Folliculitis can be an annoying and uncomfortable condition, especially if it is in a sensitive area such as your head. Unfortunately, after receiving a hair transplant, folliculitis can be quite common. As a result, you might be asking yourself, what is the best way to deal with folliculitis following a hair transplant and what alternatives might exist to avoid this issue?
Folliculitis is an irritation of the skin that usually manifests itself as small red bumps. However, symptoms can often go beyond the cosmetic with itchiness, pus-filled bumps, dark spots and even scarring occurring in some cases. Treating this can often be time-consuming and requires constant care – perhaps the single most important thing is to never pick at your skin.
In addition, medicated shampoos, antibacterial soap, and even acne treatments can be useful in the treatment of folliculitis. If the condition persists, a trip to the dermatologist may be necessary. They will be able to prescribe antibacterial, oral, or topical remedies and even antibiotics such as tetracycline if the folliculitis is infected.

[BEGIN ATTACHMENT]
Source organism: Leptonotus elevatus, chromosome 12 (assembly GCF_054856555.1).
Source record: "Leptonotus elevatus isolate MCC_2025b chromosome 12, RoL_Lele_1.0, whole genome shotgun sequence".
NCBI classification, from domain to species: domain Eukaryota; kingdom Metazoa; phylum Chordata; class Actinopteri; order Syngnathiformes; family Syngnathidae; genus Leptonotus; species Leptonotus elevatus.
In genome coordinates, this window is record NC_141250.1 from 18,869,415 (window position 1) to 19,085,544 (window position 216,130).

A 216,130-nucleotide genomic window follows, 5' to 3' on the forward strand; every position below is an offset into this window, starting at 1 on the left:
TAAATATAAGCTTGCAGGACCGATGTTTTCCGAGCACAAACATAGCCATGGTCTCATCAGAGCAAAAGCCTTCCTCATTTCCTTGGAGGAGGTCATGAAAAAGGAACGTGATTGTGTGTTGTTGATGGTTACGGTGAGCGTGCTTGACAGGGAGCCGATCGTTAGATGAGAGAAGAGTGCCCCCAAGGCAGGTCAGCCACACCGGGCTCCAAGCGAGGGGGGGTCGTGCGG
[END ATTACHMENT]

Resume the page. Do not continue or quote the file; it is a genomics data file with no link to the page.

Beyond the issue of folliculitis, hair transplants can often be expensive, painful and can carry significant side effects. While there are many alternative treatments out there, like hair transplants they can carry side effects, recovery times and even possible retreatment – not to mention that treatments such as hair transplants can be extremely expensive, especially in the United States.
Luckily, a procedure known as scalp micropigmentation can provide a fuller-looking head of hair without the side effects and retreatment typical of so many other treatments. Scalp micropigmentation works by injecting small amounts of pigment into the skin; by utilizing this method, patients have some degree of customization over their look.
For men with thinning hair, this means providing for a fuller-looking head of hair, while for bald or balding men, this means a freshly-shaven look that requires zero upkeep. Treatment is usually accomplished within 2-3 sessions, spaced only one week apart.